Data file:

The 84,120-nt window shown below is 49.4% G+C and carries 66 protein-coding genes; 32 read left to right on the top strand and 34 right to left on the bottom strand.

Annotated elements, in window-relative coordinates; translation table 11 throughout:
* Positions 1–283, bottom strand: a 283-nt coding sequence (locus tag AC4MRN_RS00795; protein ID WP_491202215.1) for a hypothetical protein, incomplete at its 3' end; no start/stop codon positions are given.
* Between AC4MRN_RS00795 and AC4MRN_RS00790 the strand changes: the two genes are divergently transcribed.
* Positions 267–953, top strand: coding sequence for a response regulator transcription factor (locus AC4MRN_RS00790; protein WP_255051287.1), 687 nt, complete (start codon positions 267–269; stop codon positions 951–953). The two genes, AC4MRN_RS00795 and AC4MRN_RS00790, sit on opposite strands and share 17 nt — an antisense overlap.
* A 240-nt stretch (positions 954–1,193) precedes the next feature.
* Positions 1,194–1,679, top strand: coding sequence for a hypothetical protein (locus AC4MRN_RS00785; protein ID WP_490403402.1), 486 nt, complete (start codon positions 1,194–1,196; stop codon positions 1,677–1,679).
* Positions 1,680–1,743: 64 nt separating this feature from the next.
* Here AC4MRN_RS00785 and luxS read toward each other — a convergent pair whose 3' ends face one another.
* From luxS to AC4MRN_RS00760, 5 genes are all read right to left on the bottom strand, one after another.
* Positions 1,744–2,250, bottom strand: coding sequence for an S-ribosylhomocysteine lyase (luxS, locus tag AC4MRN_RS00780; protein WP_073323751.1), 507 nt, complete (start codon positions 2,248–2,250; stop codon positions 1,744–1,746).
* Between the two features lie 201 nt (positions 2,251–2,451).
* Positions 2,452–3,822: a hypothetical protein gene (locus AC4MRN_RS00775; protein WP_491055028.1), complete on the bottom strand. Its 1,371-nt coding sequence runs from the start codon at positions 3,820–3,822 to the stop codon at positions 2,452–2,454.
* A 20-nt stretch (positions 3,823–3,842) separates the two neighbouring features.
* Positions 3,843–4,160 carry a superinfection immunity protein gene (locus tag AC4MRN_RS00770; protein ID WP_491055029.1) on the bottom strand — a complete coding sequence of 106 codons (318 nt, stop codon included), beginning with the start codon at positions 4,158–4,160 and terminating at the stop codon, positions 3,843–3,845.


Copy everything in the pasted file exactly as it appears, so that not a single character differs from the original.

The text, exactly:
The 84,120-nt window shown below is 49.4% G+C and carries 66 protein-coding genes; 32 read left to right on the top strand and 34 right to left on the bottom strand.

Annotated elements, in window-relative coordinates; translation table 11 throughout:
* Positions 1–283, bottom strand: a 283-nt coding sequence (locus tag AC4MRN_RS00795; protein ID WP_491202215.1) for a hypothetical protein, incomplete at its 3' end; no start/stop codon positions are given.
* Between AC4MRN_RS00795 and AC4MRN_RS00790 the strand changes: the two genes are divergently transcribed.
* Positions 267–953, top strand: coding sequence for a response regulator transcription factor (locus AC4MRN_RS00790; protein WP_255051287.1), 687 nt, complete (start codon positions 267–269; stop codon positions 951–953). The two genes, AC4MRN_RS00795 and AC4MRN_RS00790, sit on opposite strands and share 17 nt — an antisense overlap.
* A 240-nt stretch (positions 954–1,193) precedes the next feature.
* Positions 1,194–1,679, top strand: coding sequence for a hypothetical protein (locus AC4MRN_RS00785; protein ID WP_490403402.1), 486 nt, complete (start codon positions 1,194–1,196; stop codon positions 1,677–1,679).
* Positions 1,680–1,743: 64 nt separating this feature from the next.
* Here AC4MRN_RS00785 and luxS read toward each other — a convergent pair whose 3' ends face one another.
* From luxS to AC4MRN_RS00760, 5 genes are all read right to left on the bottom strand, one after another.
* Positions 1,744–2,250, bottom strand: coding sequence for an S-ribosylhomocysteine lyase (luxS, locus tag AC4MRN_RS00780; protein WP_073323751.1), 507 nt, complete (start codon positions 2,248–2,250; stop codon positions 1,744–1,746).
* Between the two features lie 201 nt (positions 2,251–2,451).
* Positions 2,452–3,822: a hypothetical protein gene (locus AC4MRN_RS00775; protein WP_491055028.1), complete on the bottom strand. Its 1,371-nt coding sequence runs from the start codon at positions 3,820–3,822 to the stop codon at positions 2,452–2,454.
* A 20-nt stretch (positions 3,823–3,842) separates the two neighbouring features.
* Positions 3,843–4,160 carry a superinfection immunity protein gene (locus tag AC4MRN_RS00770; protein ID WP_491055029.1) on the bottom strand — a complete coding sequence of 106 codons (318 nt, stop codon included), beginning with the start codon at positions 4,158–4,160 and terminating at the stop codon, positions 3,843–3,845.